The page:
After the Blast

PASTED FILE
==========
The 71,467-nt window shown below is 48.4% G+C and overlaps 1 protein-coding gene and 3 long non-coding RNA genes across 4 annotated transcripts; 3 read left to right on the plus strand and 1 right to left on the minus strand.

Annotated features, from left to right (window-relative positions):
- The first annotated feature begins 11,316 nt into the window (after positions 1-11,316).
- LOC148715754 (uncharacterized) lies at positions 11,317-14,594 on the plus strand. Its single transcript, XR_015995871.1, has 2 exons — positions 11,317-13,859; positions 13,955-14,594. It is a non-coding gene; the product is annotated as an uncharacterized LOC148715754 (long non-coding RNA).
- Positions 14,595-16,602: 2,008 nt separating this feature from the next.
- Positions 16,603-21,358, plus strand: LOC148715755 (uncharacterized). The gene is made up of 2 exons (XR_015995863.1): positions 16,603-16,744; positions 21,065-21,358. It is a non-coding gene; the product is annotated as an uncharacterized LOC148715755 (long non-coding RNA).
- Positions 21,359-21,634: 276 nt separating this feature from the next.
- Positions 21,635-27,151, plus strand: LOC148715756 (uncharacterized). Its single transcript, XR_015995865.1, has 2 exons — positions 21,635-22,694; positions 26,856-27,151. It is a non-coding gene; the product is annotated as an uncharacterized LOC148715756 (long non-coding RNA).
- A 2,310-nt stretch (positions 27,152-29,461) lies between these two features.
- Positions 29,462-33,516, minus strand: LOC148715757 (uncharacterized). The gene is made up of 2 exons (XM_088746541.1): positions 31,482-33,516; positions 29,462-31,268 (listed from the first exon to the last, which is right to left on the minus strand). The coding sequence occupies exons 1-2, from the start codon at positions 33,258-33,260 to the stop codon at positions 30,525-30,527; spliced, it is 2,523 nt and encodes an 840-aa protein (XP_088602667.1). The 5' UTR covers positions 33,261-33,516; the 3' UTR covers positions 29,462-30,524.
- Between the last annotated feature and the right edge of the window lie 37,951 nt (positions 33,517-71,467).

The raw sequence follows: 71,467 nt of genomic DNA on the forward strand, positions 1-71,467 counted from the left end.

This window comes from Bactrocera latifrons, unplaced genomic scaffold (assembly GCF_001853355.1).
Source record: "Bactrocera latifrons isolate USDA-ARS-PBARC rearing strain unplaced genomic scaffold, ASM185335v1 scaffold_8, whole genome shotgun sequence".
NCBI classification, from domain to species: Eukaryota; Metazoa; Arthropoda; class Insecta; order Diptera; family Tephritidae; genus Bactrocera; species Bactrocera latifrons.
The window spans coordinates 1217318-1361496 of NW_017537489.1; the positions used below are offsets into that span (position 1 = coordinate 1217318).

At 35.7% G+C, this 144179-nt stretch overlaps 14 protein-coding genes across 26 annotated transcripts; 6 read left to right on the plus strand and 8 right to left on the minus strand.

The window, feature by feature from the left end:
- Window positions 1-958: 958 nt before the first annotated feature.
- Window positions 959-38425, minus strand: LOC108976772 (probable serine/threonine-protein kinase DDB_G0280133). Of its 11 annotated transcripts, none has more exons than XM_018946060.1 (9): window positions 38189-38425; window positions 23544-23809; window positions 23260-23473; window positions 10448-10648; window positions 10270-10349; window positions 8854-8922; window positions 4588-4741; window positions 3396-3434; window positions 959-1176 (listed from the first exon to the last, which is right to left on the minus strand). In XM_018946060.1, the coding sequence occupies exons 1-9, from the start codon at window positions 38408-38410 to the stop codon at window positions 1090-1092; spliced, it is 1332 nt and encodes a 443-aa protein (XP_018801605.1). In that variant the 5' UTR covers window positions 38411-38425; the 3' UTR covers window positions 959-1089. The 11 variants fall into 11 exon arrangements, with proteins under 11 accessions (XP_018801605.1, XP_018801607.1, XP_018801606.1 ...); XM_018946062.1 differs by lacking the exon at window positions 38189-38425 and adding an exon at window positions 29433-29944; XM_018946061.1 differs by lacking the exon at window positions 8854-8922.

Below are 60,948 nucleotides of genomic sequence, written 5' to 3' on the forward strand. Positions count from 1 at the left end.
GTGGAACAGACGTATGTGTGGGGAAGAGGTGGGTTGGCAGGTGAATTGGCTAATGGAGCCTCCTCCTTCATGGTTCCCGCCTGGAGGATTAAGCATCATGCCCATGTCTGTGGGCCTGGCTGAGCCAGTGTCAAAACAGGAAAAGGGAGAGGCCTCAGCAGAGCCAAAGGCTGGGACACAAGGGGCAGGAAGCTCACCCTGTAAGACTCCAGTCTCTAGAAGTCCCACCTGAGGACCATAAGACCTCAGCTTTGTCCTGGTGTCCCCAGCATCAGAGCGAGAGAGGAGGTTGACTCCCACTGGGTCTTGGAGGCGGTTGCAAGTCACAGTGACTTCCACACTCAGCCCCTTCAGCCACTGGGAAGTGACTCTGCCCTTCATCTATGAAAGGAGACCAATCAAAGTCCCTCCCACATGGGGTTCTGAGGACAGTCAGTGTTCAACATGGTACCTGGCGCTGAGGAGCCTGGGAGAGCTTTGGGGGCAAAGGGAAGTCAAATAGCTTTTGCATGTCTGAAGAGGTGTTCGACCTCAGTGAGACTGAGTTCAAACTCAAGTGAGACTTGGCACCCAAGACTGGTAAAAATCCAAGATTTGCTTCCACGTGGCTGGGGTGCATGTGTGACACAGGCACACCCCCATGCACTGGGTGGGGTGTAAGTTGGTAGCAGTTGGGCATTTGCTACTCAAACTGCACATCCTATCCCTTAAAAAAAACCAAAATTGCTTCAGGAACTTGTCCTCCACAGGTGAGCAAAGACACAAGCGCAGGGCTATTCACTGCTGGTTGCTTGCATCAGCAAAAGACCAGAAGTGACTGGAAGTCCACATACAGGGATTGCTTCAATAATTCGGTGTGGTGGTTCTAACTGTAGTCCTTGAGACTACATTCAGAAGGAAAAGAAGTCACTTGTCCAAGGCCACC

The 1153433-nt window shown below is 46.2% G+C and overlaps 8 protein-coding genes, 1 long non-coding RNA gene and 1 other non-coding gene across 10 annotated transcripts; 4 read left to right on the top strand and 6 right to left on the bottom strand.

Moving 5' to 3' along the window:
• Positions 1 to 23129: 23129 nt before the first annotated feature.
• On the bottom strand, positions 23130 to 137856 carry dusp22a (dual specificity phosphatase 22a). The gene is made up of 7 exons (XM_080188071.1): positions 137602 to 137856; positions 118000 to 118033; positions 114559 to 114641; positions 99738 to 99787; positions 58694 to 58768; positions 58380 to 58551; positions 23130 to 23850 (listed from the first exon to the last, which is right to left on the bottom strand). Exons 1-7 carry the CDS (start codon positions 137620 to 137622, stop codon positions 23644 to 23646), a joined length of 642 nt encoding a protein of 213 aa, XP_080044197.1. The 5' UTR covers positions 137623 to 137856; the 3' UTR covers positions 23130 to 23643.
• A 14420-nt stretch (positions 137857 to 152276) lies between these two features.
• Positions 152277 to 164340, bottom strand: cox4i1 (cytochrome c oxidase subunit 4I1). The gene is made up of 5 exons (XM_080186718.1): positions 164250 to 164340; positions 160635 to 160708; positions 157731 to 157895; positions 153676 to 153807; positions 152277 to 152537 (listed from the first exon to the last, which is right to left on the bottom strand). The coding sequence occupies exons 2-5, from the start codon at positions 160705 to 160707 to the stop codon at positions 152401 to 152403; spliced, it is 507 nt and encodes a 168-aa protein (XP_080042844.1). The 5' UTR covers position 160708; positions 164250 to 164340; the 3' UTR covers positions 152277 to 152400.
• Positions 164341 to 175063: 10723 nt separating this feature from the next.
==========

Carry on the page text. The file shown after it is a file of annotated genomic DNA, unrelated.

I went out for a loaf of bread. A pack of Lucky Strikes. On the radio, President Kennedy said the Soviets would not be permitted to keep missiles on Cuba. And then I ran out of gas. I ran out of gas as I was taking a shortcut through a field where I once made love under a tree in the middle of nowhere. A blinding light. The sun must have exploded, an egg breaking in the middle of a sizzling pan. Is anything left? Nothing is left. When the world shakes that much everything falls over like toy soldiers in a living room storm. Everything disappears. Nothing was ever here. I Think I had a woman. Yes, I married a girl from a town that doesn’t exist anymore. I’m not sure it ever did. I can’t remember her name. I can’t remember mine. Were there children? What of the children? Maybe there was a boy or a girl with braces and freckles, who ran to me when I came home. But who gets to go home when the world is smoke in the eyes of god? I kept walking. The sky turned white with fear. It was like the afternoon was going to faint. And it did. It’s why I can’t remember anything before the blast. Why my name is stuck somewhere deep inside me like a leaf in the mouth of a man dead three days along the banks of a river. A man without fingerprints whose wallet is a washed-out life, blank as this harrowing sky. How long have I been a ghost in the middle of the world?